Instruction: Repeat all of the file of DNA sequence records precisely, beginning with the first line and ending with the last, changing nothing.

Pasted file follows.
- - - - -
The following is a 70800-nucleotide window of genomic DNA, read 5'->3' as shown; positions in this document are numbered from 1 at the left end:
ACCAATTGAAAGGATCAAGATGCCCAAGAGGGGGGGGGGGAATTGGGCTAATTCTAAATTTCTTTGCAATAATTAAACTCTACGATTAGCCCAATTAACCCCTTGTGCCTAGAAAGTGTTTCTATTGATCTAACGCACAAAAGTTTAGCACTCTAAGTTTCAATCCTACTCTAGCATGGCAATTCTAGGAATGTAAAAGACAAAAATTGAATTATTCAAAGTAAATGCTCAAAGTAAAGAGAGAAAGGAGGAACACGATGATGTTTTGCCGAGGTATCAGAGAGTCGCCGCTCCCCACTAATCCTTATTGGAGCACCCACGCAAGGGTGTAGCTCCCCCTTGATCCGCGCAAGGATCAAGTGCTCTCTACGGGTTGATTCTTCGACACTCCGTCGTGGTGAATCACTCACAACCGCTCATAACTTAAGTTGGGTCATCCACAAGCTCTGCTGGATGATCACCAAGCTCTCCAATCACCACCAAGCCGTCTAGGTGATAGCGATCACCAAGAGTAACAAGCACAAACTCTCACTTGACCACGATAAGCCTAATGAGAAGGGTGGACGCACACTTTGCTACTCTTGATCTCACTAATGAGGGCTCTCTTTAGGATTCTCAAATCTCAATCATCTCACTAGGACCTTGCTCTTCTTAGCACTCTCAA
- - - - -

The following is a 70800-nucleotide window of genomic DNA, read 5'->3' as shown; positions in this document are numbered from 1 at the left end:
ACCAATTGAAAGGATCAAGATGCCCAAGAGGGGGGGGGGGAATTGGGCTAATTCTAAATTTCTTTGCAATAATTAAACTCTACGATTAGCCCAATTAACCCCTTGTGCCTAGAAAGTGTTTCTATTGATCTAACGCACAAAAGTTTAGCACTCTAAGTTTCAATCCTACTCTAGCATGGCAATTCTAGGAATGTAAAAGACAAAAATTGAATTATTCAAAGTAAATGCTCAAAGTAAAGAGAGAAAGGAGGAACACGATGATGTTTTGCCGAGGTATCAGAGAGTCGCCGCTCCCCACTAATCCTTATTGGAGCACCCACGCAAGGGTGTAGCTCCCCCTTGATCCGCGCAAGGATCAAGTGCTCTCTACGGGTTGATTCTTCGACACTCCGTCGTGGTGAATCACTCACAACCGCTCATAACTTAAGTTGGGTCATCCACAAGCTCTGCTGGATGATCACCAAGCTCTCCAATCACCACCAAGCCGTCTAGGTGATAGCGATCACCAAGAGTAACAAGCACAAACTCTCACTTGACCACGATAAGCCTAATGAGAAGGGTGGACGCACACTTTGCTACTCTTGATCTCACTAATGAGGGCTCTCTTTAGGATTCTCAAATCTCAATCATCTCACTAGGACCTTGCTCTTCTTAGCACTCTCAA